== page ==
The oceans are rising faster than at any point in the past 28 centuries, and human emissions of greenhouse gases are primarily responsible, scientists reported Monday.
They added that the flooding that is starting to make life miserable in many coastal towns — like Miami Beach, Fla.; Norfolk, Va.; and Charleston, S.C.— was largely a consequence of those emissions, and that it is likely to grow worse in coming years.
The scientists confirmed previous estimates, but with a larger data set, that if global emissions continue at a high rate over the next few decades, the ocean could rise as much as 3 or 4 feet by 2100, as ocean water expands and the great ice sheets in Greenland and Antarctica begin to collapse.
Experts say the situation will grow far worse in the 22nd century and beyond, likely requiring the abandonment of many of the world’s coastal cities.
“I think we can definitely be confident that sea-level rise is going to continue to accelerate if there’s further warming, which inevitably there will be,” said Stefan Rahmstorf, a professor of ocean physics at the Potsdam Institute for Climate Impact Research in Germany and co-author of a paper released Monday by the Proceedings of the National Academy of Sciences.
“Ice simply melts faster when the temperatures get higher,” Rahmstorf added. “That’s just basic physics.”
In a report issued at the same time as the scientific paper, a climate research and communications organization, Climate Central, used the new findings to calculate that roughly three-quarters of the tidal floods now occurring in towns along the American East Coast would not be happening in the absence of sea-level rise caused by human emissions.
The lead author of that report, Benjamin H. Strauss, said the same was likely to be true on a global scale, in any coastal community that has seen an increase of saltwater flooding in recent decades.
Local factors do come into play, though: Communities on land that is sinking, as in the Chesapeake Bay region of the United States, are being hit especially hard by the rising sea level.
Tidal floods are occurring more frequently, and are becoming a strain in many towns by killing lawns and trees, polluting supplies of fresh water, blocking streets in the middle of sunny afternoons and sometimes stranding entire island communities for hours by covering the roads to the mainland.
“I think we need a new way to think about most coastal flooding,” Strauss said in an interview. “It’s not the tide. It’s not the wind. It’s us. That’s true for most of the coastal floods we now experience.”
The new research was led by Robert E. Kopp, an earth scientist at Rutgers University who has won respect from his colleagues by bringing elaborate statistical techniques to bear on longstanding problems, like understanding the history of global sea level.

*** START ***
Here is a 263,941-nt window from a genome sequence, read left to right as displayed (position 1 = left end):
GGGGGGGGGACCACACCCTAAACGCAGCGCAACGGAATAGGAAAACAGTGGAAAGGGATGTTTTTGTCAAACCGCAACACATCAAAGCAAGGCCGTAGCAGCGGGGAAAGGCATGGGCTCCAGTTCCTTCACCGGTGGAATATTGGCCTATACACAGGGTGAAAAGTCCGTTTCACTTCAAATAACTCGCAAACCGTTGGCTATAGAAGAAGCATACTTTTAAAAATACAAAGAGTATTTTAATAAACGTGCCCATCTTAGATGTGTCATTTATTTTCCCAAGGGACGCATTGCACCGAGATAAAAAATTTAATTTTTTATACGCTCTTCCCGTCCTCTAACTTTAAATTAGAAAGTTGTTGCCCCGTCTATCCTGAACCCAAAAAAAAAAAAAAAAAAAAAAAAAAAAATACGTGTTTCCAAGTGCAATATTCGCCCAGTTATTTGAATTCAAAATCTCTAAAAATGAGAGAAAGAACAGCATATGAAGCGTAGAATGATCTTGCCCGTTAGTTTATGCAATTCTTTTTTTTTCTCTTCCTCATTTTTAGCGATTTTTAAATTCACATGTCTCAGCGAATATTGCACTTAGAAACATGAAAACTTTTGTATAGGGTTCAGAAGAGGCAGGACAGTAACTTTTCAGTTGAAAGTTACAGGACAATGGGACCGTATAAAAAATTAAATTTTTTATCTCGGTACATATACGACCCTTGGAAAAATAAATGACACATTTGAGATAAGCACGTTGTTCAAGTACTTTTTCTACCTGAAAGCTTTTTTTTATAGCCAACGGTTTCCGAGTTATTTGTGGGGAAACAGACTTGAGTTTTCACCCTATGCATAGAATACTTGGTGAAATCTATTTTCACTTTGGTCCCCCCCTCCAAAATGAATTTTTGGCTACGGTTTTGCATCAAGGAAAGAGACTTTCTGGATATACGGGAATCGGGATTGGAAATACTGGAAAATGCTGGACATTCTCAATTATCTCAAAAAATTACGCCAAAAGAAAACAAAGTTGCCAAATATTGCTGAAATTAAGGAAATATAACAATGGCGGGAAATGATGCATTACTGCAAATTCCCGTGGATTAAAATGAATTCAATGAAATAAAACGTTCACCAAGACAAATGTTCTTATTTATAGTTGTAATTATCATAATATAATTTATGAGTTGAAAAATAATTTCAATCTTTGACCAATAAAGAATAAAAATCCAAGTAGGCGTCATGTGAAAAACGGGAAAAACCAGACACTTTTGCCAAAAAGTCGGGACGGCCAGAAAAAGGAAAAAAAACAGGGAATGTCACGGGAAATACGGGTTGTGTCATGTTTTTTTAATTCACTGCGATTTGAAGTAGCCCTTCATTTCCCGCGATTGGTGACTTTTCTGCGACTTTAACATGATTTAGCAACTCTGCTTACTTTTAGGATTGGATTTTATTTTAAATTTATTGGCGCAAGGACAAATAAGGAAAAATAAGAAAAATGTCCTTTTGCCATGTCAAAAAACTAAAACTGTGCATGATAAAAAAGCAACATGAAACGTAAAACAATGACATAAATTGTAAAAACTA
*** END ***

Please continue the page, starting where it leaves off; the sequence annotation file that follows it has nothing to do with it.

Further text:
Scientists knew that the sea level rose drastically at the end of the last ice age, by almost 400 feet, causing shorelines to retreat by up to 100 miles in places. They also knew that the sea level had basically stabilized, like the rest of the climate, over the past several thousand years, the period when human civilization arose.
The new paper confirms a central finding of earlier research, that the sharp increase of sea level in the 20th century was unprecedented over thousands of years, but does so with a larger data set that may add to the confidence scientists place in the results.
The paper confirms that the ocean is exquisitely sensitive to small variations in the earth’s temperature — a portentous finding, given that human emissions are inducing a large temperature rise.
The researchers found that when the average global temperature fell by a third of a degree Fahrenheit in the Middle Ages, for instance, ice started to build up on land, and the volume of ocean water contracted, causing the average surface of the ocean to fall about 3 inches over 400 years. When the climate warmed slightly, that trend reversed.
“Physics tells us that sea-level change and temperature change should go hand in hand,” Kopp said. “This new geological record confirms it.”
In the 19th century, as the Industrial Revolution took hold, the oceans began to rise, and have gone up by about 8 inches since 1880. That may sound small, but the increase has caused extensive erosion worldwide, and governments are spending billions of dollars to try to shore up beaches and other coastal defenses.
Largely because of human emissions, global temperatures have jumped about 1.8 degrees Fahrenheit since the 19th century. Land ice has started to melt all over the planet.
“There’s no question that the 20th century is the fastest,” Kopp said. “It’s because of the temperature increase in the 20th century which has been driven by fossil fuel use.”
One of the authors of the new paper, Rahmstorf, had previously published estimates suggesting the seas could rise as much as 5 or 6 feet by 2100. But with the improved calculations from the new paper, his latest upper estimate is 3 to 4 feet.
That means Rahmstorf’s estimate is now more consistent with calculations issued in 2013 by the Intergovernmental Panel on Climate Change, a U.N. body that reviews climate research.
Rahmstorf said, however, that the rise would eventually exceed 3 feet — the only question is how long it will take.
“Sea level is going to continue going up for many centuries,” Rahmstorf said.
The Associated Press contributed to this report.